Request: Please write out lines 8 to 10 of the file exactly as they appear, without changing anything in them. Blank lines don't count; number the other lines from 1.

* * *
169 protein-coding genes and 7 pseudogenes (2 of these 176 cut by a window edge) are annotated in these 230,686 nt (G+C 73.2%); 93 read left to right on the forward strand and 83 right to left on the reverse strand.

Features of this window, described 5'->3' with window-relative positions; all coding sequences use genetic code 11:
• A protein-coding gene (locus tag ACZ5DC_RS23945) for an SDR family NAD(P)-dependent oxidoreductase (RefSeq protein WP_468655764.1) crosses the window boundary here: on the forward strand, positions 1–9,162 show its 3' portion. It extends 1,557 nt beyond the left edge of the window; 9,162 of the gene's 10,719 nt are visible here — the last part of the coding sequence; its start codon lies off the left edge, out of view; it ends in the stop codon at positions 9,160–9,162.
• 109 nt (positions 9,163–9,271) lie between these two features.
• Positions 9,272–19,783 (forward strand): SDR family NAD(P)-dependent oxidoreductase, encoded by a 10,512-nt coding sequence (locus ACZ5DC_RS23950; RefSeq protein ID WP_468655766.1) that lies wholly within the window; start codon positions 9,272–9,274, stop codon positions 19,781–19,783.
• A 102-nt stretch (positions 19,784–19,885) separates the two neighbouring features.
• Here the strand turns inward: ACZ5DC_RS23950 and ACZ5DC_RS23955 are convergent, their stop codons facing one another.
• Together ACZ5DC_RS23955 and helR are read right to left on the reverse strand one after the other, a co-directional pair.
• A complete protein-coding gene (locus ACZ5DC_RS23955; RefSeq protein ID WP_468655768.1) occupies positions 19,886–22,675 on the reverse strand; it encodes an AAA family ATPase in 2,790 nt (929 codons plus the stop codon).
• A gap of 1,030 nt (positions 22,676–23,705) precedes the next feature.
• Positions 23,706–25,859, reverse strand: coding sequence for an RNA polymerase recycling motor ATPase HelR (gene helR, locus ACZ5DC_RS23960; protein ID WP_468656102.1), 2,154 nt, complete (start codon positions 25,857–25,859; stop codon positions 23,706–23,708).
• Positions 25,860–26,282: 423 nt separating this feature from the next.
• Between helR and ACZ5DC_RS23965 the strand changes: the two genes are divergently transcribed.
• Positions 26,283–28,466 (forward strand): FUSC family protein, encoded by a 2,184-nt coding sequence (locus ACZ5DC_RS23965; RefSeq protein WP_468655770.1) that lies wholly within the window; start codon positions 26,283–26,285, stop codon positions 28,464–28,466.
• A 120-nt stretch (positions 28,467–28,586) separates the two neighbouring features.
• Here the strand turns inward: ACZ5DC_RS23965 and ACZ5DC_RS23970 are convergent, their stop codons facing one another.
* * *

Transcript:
• Together ACZ5DC_RS23955 and helR are read right to left on the reverse strand one after the other, a co-directional pair.
• A complete protein-coding gene (locus ACZ5DC_RS23955; RefSeq protein ID WP_468655768.1) occupies positions 19,886–22,675 on the reverse strand; it encodes an AAA family ATPase in 2,790 nt (929 codons plus the stop codon).
• A gap of 1,030 nt (positions 22,676–23,705) precedes the next feature.